Repeatable digital engineering capabilities made possible through RAVE/AFSIM collaboration
If you ask three amateur chefs to bake a cake without providing a recipe card, you would likely get three different results. You hope you get a perfectly moist cake, but without a recipe, that may not happen.
Likewise, if you ask three programmers to code a simulation separately, you will likely get three different results with a chance of errors. Building code line upon line is not efficient for simulation and modeling development, and in order to rapidly respond to changing events and technologies, the pace of analysis must be supported by a responsive software environment.
SAIC developed the Resilient Architecture Validation Environment (RAVE) software to solve this efficiency and responsiveness problem. RAVE ingests space simulation model code, makes changes, executes the simulation, and does post-simulation analytics processing. This enables repeatability for warfighting and other mission simulations while reducing coding requirements.
Think of it as the automated recipe card SAIC’s customers use to produce the right simulations every time.
“RAVE is much more user-friendly than traditional coding methods,” said Jay Farrell, an SAIC solutions architect. “RAVE inputs chunks and blocks of code into customers' simulation models, rather than making users enter precise lines of text. It’s already proven its worth, and we’re exploring new avenues for RAVE implementation.”
A significant step forward for RAVE is a planned integration of the Advanced Framework for Simulation, Integration, and Modeling (AFSIM). AFSIM is a powerful simulation framework used for analyzing missions from subsurface to space.
The primary goal of AFSIM is to assess new system concepts and designs using advanced activities not easily assessed within many mission-level systems, such as sensor systems, electronic warfare systems, communication networks, advanced tracking, correlation, fusion algorithms, and automated tactics and battle management software.
For example, a customer may want to model the satellite coverage it has for missile defense in a certain geography. AFSIM enables the modeling of an attack to see what assets are needed for better protection.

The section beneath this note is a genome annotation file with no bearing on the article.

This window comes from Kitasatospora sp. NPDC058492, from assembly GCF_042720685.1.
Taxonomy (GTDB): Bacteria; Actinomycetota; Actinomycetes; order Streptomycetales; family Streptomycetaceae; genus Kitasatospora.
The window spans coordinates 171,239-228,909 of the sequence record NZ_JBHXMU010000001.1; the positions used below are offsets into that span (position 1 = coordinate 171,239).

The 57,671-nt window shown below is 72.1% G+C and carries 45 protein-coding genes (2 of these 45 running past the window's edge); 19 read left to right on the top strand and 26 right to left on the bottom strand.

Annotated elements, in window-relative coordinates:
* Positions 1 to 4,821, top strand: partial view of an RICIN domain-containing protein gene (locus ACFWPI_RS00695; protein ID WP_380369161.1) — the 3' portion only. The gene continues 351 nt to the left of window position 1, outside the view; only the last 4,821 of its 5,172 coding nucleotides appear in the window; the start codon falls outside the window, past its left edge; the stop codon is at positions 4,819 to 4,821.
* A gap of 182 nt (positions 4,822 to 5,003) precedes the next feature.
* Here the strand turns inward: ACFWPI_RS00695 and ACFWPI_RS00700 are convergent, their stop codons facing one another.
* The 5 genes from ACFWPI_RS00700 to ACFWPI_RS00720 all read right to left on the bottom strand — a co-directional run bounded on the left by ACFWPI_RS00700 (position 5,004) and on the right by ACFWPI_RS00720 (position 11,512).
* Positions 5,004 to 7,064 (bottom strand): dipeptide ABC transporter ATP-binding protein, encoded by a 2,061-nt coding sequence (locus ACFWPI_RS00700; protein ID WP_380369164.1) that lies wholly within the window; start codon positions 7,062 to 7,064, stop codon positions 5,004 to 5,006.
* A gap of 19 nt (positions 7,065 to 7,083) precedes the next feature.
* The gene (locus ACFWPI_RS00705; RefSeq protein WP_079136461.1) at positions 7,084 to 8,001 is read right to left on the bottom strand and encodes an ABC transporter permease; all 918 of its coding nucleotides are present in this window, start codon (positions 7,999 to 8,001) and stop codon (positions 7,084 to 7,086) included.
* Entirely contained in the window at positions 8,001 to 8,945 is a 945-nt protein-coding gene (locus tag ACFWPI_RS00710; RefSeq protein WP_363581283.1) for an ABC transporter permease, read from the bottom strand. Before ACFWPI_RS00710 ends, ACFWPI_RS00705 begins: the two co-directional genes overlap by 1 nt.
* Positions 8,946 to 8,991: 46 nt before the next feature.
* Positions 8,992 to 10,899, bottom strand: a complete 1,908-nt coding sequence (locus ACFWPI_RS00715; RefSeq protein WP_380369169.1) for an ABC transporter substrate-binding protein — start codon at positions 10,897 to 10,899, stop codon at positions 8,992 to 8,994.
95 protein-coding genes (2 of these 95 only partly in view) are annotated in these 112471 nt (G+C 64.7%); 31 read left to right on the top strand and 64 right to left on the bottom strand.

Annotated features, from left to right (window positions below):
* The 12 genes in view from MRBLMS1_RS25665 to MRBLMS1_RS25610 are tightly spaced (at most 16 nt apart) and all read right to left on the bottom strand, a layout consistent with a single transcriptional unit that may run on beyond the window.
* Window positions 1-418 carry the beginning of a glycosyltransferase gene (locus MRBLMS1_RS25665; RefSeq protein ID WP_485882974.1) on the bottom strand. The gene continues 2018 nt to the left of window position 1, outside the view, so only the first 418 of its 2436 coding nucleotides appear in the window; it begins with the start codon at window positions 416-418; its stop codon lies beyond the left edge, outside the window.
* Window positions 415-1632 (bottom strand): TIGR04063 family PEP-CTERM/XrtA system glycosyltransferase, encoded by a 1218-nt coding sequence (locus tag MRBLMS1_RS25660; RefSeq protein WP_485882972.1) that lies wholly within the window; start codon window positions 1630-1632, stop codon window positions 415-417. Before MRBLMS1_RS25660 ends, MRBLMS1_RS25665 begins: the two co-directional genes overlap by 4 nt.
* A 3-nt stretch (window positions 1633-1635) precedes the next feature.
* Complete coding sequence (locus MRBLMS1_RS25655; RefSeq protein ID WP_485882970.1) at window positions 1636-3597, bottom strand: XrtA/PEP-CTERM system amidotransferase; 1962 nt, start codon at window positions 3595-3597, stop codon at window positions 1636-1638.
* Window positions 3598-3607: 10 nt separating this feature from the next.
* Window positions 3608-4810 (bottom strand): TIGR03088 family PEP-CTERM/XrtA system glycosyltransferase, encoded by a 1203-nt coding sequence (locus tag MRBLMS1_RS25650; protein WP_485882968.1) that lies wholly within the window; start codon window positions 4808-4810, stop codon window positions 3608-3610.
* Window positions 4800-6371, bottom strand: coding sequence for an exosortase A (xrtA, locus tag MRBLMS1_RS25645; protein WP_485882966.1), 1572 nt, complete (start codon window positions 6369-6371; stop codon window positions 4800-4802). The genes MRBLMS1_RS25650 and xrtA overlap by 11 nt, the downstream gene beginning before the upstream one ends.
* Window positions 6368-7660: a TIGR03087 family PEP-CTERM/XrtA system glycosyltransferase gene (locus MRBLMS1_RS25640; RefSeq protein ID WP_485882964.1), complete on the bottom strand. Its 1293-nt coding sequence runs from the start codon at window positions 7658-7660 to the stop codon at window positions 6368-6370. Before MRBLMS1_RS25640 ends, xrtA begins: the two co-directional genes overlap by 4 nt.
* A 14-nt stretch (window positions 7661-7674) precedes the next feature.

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With these benefits come a few drawbacks. AFSIM coding is known for having a steep learning curve, with analysts often requiring many months to familiarize. But integrating RAVE and AFSIM together is a significant upgrade to make AFSIM coding more user-friendly.
“We’re starting with some useful initial capabilities and will introduce AFSIM gradually,” Farrell said. “We want this upgrade to reshape how RAVE provides solutions to customers. AFSIM can be very difficult to code, but RAVE integration will ease that learning curve significantly.”
The first capability resulting from RAVE and AFSIM integration shows how users can create and connect simulations of satellite constellations, sensors, and ground stations. The second demonstrates how RAVE reuses code scripts in AFSIM for repeatability and ease of use.
The minds behind RAVE want to use this coupling in the future for analyzing missions such as detecting forest fire hotspots. By modeling thermal detection by satellites, RAVE and AFSIM together can simulate remote fire detection in at-risk forests. The devastating fires across Australia at the end of 2019 proved the need for this modeling and simulation to help mitigate disasters.
“RAVE makes complex models and simulations more practical, efficient, and repeatable,” Farrell said.
Integrating RAVE with AFSIM simplifies modeling and simulation and enables personnel who aren’t as adept at coding to confidently make use of the framework. Analysts without a technical coding background can create graphical user interfaces, enabling use of digital engineering and others to provide responsive decision support.
No one likes a collapsed red velvet cake. Likewise, errors in code could compromise simulation or mission success. Combining RAVE and AFSIM can simplify rapid coding of modeling and simulation.
FURTHER READING: Quick-Response Modeling Provides Timely Answers to Questions